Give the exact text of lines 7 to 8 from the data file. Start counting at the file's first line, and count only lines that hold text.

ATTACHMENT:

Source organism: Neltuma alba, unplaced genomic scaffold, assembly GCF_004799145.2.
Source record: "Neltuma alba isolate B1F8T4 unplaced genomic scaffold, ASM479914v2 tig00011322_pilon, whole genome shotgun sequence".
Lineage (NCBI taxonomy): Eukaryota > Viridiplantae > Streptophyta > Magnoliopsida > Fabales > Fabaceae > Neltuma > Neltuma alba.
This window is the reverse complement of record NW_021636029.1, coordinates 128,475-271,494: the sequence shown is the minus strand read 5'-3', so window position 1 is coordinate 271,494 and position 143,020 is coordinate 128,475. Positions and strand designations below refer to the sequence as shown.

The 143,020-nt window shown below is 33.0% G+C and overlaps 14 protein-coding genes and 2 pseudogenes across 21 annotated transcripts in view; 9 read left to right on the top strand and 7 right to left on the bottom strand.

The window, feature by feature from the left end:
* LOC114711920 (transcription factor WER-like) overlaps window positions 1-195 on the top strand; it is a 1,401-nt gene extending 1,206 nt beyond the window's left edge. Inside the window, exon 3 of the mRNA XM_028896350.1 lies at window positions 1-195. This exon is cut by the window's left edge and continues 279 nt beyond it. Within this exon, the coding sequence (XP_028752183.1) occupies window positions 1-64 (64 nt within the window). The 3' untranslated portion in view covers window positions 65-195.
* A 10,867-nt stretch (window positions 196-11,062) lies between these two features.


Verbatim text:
* LOC114711920 (transcription factor WER-like) overlaps window positions 1-195 on the top strand; it is a 1,401-nt gene extending 1,206 nt beyond the window's left edge. Inside the window, exon 3 of the mRNA XM_028896350.1 lies at window positions 1-195. This exon is cut by the window's left edge and continues 279 nt beyond it. Within this exon, the coding sequence (XP_028752183.1) occupies window positions 1-64 (64 nt within the window). The 3' untranslated portion in view covers window positions 65-195.
* A 10,867-nt stretch (window positions 196-11,062) lies between these two features.